Hartman (2006), for instance, traces its origin to the French-speaking community in the early 1960s and 1970s when structuralism and post-structuralism were taking root. Structuralism must have been the latter stage to modernism. Much later modernism paved the way for postmodernism.

The theory has been divided into two broad categories which are affirmative postmodernism and skeptical postmodernism. The latter claims that the theory only needs a few minor changes rather than be rejected altogether. Affirmative postmodernism, on the other hand, states that the scholars are allowed to critique the theory severely or reject it once and for all.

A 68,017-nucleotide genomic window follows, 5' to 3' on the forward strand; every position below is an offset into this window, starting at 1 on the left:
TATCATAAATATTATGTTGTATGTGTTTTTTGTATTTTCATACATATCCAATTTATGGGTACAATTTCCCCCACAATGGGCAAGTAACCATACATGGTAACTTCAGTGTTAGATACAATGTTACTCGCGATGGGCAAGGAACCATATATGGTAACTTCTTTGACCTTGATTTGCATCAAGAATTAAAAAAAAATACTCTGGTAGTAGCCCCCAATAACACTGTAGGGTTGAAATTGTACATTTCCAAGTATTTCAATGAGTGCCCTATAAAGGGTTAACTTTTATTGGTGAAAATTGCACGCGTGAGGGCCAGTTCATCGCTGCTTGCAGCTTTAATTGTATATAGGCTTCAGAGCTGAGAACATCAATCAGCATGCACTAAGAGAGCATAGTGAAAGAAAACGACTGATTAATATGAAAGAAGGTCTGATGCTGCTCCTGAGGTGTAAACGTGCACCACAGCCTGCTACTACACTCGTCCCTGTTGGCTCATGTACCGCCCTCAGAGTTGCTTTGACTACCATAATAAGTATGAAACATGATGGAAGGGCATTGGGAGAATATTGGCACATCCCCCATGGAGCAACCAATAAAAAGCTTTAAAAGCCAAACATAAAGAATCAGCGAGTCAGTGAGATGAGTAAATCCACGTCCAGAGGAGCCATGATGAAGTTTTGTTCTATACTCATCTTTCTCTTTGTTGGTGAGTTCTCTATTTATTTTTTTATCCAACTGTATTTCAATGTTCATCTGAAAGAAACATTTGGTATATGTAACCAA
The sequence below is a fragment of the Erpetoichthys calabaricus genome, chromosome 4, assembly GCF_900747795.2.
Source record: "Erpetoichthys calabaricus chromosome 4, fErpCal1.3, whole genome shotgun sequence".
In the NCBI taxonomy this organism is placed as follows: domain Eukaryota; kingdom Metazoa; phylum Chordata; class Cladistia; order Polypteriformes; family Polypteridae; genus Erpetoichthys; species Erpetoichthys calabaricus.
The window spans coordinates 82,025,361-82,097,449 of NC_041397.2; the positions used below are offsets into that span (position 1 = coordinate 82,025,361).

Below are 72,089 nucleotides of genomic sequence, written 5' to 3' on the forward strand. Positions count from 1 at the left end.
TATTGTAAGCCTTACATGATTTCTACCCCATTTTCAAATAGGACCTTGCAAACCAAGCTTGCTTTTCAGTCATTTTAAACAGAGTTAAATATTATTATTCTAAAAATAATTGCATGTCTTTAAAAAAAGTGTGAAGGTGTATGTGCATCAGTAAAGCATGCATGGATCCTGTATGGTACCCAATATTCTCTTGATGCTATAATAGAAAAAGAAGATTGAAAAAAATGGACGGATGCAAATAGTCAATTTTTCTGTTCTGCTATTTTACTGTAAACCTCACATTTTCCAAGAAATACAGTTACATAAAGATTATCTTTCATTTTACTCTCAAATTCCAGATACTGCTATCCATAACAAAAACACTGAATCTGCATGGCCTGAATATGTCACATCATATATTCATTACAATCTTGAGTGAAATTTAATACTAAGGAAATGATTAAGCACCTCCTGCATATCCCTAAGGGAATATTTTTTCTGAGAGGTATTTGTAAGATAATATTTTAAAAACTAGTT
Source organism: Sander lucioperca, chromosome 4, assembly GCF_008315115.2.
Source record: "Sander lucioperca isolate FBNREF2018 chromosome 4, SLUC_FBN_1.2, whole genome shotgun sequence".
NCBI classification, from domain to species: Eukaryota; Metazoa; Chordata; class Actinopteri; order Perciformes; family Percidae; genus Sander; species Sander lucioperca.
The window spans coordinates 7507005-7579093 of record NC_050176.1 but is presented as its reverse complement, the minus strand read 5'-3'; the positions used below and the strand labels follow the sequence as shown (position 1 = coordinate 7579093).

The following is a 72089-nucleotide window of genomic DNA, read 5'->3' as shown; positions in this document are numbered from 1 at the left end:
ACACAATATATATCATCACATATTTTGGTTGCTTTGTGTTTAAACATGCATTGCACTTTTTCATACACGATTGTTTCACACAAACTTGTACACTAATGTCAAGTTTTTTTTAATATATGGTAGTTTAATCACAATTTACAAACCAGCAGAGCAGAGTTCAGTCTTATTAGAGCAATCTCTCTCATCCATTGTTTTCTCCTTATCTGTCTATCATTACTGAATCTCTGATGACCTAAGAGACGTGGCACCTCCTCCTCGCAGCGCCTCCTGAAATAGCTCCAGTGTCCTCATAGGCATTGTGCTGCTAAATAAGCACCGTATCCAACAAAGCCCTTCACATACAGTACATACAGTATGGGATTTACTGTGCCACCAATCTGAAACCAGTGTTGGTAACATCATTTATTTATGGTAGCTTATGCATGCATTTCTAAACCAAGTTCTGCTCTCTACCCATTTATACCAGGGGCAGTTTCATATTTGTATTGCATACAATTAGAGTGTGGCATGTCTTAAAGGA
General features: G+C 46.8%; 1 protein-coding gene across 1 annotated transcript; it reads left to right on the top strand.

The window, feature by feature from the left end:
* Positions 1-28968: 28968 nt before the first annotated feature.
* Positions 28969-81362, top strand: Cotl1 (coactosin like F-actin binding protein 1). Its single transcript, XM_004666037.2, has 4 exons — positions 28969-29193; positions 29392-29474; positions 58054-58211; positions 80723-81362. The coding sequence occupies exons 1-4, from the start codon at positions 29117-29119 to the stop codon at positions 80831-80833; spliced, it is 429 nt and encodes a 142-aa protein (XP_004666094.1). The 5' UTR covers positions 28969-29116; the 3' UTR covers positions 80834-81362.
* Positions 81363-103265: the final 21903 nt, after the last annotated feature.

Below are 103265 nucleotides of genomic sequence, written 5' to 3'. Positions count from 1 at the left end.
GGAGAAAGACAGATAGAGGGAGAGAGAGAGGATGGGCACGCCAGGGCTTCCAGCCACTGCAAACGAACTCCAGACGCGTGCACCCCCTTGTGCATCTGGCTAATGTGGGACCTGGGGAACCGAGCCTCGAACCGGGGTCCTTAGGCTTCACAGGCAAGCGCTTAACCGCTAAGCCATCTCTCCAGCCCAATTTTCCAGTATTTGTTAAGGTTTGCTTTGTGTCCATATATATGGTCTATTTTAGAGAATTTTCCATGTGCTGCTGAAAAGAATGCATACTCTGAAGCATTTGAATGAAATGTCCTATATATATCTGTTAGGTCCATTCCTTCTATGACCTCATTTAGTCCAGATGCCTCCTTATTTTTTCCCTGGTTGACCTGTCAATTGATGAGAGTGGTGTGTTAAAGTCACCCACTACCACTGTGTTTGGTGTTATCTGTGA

Some of the scholars who have gone the extra mile of critiquing this particular theory include Melford Spiro and Roy D’ Andrade among others. Postmodernism is a very important theory for various reasons. First and foremost, it has opened up people’s minds. This especially applies to the religious individuals or those subjected to spiritual beliefs they never wanted to part of.

The theory explains that the truth has been shaped by man in various circumstances and environments and then labeled name truth. Since there are things that have not been proven yet, say for instance the existence of heaven and hell, doesn’t this theory have a point? It also states the cultural setting of a people has led to the development of what people claim to be true. Unless the truth has been proven, then the truth does not exist.

Postmodernism as a very complicated theory has created jobs the world over. There are lecturers who are paid to teach this theory. Furthermore, there are researchers who earn good money just to research and clarify on this theory. Therefore it is true to say that it has contributed economically to the various individuals as well as interest groups.